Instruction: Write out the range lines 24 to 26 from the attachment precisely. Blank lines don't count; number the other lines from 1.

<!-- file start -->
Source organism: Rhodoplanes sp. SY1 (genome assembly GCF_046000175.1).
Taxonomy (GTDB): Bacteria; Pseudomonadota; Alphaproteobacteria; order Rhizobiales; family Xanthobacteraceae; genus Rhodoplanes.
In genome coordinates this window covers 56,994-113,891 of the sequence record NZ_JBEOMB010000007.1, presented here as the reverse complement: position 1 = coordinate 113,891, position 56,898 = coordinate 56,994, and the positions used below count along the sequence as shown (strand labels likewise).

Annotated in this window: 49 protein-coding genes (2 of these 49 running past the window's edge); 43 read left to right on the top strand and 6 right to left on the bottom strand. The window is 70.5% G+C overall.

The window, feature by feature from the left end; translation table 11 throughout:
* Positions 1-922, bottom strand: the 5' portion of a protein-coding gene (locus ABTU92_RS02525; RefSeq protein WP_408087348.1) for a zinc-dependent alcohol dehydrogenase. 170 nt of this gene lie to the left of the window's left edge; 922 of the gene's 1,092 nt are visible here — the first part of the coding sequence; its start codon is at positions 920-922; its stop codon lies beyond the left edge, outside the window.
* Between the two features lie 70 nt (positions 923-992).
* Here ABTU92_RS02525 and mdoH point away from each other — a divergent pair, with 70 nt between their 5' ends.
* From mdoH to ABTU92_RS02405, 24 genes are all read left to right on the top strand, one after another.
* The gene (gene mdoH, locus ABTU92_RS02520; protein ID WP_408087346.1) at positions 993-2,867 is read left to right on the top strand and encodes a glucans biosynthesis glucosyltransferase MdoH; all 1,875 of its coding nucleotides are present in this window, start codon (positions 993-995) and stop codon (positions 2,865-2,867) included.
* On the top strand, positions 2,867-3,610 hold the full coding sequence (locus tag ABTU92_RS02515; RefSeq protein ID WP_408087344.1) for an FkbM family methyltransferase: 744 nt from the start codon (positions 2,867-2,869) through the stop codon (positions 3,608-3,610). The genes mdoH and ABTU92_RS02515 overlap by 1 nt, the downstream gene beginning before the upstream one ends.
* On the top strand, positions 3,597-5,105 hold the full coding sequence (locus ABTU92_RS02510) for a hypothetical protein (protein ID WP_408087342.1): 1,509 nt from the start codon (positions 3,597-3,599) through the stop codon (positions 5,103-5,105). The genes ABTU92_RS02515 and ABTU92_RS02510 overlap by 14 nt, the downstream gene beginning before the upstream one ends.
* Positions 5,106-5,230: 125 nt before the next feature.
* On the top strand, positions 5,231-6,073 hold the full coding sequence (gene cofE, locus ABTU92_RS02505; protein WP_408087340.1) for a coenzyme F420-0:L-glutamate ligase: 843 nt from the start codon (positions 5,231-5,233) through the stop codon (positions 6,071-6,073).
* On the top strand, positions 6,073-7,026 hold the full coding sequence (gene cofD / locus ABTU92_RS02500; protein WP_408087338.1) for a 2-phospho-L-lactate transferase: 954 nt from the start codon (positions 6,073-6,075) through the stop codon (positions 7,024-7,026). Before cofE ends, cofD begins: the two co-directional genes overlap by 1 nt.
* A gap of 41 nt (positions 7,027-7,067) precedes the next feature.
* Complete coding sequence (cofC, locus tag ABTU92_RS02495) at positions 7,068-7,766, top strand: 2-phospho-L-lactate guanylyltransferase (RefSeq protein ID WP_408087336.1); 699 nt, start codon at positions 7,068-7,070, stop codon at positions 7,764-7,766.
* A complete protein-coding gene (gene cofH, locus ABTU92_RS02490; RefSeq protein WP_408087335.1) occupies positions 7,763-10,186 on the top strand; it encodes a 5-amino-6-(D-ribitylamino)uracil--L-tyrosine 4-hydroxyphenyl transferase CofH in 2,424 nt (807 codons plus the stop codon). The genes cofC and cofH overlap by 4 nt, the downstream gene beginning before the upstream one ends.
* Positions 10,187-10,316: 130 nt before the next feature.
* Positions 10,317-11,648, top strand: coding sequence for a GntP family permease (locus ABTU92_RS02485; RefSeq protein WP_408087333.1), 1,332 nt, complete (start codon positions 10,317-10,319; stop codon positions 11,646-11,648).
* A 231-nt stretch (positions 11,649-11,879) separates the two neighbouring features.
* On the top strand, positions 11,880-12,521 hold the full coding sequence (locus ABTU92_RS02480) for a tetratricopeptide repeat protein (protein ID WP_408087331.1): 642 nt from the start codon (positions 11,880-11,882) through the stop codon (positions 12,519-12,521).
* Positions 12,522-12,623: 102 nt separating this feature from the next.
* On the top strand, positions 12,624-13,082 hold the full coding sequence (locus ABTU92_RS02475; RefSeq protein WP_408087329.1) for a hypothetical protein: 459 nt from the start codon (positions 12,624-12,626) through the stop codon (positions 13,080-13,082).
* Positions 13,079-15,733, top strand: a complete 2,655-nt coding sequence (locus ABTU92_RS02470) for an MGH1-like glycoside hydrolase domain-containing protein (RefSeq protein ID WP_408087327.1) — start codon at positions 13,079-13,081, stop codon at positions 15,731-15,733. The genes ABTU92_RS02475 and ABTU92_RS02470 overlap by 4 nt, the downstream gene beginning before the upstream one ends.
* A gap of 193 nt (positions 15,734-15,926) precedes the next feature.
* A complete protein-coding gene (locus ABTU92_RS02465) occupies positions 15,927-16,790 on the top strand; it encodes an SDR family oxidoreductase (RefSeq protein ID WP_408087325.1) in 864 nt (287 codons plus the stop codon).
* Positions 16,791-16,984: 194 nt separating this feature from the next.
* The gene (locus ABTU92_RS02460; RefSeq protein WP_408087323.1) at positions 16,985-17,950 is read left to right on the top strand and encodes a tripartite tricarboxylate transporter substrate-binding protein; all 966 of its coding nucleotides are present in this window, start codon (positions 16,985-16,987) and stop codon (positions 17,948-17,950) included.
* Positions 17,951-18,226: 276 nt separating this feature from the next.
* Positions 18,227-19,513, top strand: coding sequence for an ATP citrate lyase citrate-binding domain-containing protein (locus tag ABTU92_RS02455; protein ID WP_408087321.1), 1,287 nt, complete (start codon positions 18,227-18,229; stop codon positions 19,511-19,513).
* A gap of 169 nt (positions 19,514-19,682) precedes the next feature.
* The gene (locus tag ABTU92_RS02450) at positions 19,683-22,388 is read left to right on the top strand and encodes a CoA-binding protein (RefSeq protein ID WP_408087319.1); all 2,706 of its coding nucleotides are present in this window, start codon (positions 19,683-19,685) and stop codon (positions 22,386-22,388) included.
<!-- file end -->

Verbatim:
* On the top strand, positions 12,624-13,082 hold the full coding sequence (locus ABTU92_RS02475; RefSeq protein WP_408087329.1) for a hypothetical protein: 459 nt from the start codon (positions 12,624-12,626) through the stop codon (positions 13,080-13,082).
* Positions 13,079-15,733, top strand: a complete 2,655-nt coding sequence (locus ABTU92_RS02470) for an MGH1-like glycoside hydrolase domain-containing protein (RefSeq protein ID WP_408087327.1) — start codon at positions 13,079-13,081, stop codon at positions 15,731-15,733. The genes ABTU92_RS02475 and ABTU92_RS02470 overlap by 4 nt, the downstream gene beginning before the upstream one ends.
* A gap of 193 nt (positions 15,734-15,926) precedes the next feature.